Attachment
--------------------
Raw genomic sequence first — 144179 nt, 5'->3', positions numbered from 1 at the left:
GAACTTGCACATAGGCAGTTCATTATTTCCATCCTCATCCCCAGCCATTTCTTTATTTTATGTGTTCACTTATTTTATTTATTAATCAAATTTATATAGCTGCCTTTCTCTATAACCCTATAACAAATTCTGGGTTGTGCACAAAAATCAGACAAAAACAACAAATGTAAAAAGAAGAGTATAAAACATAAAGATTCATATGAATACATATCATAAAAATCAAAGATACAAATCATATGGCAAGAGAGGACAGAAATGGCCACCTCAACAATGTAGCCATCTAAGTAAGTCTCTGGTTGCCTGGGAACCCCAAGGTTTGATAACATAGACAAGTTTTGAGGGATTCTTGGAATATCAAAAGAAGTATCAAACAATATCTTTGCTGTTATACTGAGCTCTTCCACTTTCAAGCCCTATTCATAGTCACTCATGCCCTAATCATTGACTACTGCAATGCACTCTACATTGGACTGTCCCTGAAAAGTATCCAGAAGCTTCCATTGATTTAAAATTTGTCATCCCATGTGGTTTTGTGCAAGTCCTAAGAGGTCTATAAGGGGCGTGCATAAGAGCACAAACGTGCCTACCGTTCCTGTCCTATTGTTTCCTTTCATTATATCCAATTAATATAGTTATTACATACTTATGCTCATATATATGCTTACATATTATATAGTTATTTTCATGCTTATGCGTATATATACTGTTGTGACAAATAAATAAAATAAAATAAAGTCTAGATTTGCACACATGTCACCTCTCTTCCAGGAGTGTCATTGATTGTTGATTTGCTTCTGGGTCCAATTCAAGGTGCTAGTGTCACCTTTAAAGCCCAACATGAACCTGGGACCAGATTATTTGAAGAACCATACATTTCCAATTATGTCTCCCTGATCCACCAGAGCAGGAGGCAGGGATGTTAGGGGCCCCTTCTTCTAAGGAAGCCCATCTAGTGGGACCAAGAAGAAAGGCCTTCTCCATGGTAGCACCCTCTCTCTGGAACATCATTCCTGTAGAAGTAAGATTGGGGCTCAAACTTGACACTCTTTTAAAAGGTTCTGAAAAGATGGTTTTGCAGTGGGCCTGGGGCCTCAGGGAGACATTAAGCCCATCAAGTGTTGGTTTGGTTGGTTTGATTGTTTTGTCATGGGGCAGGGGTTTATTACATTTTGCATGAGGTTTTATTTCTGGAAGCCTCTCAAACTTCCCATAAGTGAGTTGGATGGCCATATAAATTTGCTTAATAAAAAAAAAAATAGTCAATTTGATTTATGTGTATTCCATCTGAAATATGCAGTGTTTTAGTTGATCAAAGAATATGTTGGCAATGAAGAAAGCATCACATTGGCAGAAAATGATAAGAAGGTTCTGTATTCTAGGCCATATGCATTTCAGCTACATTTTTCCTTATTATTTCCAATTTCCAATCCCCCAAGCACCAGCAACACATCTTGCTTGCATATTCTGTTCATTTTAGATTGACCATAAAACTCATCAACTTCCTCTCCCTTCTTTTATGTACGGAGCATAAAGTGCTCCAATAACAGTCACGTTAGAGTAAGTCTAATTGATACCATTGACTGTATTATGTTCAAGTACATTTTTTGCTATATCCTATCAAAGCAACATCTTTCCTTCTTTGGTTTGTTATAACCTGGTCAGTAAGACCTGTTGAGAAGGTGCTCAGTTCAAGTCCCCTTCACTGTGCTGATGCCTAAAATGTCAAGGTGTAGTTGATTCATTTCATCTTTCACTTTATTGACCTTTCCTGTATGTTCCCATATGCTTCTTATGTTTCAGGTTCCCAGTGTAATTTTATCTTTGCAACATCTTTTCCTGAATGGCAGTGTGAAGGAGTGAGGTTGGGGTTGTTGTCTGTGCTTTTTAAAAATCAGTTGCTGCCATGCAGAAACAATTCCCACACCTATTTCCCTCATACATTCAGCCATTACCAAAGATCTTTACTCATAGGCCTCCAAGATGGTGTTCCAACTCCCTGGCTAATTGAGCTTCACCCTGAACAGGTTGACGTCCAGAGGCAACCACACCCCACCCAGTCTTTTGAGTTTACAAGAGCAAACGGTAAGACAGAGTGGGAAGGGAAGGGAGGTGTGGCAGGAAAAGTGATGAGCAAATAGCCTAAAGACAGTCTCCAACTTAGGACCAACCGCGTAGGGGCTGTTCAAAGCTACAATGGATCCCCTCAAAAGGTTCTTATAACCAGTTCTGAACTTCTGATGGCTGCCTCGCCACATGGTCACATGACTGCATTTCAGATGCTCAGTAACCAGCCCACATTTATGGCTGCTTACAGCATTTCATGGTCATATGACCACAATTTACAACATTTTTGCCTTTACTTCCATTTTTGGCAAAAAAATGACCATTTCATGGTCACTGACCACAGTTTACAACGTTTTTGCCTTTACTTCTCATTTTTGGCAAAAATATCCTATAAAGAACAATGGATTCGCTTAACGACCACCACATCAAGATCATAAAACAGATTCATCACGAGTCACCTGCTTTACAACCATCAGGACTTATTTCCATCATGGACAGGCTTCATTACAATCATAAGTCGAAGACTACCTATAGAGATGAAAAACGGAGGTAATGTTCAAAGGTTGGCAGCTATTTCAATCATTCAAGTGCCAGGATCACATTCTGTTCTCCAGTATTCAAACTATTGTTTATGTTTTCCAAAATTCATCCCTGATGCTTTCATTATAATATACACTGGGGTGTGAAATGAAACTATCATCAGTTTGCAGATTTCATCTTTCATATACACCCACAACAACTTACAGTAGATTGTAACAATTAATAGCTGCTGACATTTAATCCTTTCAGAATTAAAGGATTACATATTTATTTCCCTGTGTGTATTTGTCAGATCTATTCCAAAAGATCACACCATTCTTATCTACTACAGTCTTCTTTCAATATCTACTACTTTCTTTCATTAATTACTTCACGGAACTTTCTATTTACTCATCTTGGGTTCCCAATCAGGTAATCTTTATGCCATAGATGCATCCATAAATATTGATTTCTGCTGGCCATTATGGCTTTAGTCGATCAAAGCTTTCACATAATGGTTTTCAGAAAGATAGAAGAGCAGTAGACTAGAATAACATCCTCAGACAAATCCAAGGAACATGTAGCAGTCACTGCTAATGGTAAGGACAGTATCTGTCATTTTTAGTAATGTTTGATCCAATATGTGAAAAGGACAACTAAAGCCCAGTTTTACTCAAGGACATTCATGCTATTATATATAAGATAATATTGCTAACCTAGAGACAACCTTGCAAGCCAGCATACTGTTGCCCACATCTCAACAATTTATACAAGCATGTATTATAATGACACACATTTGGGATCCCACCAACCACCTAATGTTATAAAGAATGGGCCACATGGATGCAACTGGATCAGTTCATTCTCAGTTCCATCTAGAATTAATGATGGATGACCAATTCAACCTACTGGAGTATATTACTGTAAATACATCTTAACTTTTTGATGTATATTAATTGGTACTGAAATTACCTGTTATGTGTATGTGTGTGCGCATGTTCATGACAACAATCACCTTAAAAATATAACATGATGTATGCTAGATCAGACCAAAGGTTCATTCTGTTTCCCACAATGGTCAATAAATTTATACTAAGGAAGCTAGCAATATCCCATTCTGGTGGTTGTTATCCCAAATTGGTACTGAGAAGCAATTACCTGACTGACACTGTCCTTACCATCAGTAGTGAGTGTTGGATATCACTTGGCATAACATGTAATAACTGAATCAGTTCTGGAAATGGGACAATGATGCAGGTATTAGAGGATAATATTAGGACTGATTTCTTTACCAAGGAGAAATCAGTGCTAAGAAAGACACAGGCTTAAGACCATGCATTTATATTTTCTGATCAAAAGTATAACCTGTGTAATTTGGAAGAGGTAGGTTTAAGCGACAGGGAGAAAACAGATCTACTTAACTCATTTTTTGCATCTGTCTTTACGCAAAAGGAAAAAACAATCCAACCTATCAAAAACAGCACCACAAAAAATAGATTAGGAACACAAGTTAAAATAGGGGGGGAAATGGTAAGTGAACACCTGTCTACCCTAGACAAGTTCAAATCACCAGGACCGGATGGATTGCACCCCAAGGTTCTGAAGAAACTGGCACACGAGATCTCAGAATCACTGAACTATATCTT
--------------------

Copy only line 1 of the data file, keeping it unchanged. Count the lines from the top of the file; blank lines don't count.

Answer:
Raw genomic sequence first — 144179 nt, 5'->3', positions numbered from 1 at the left: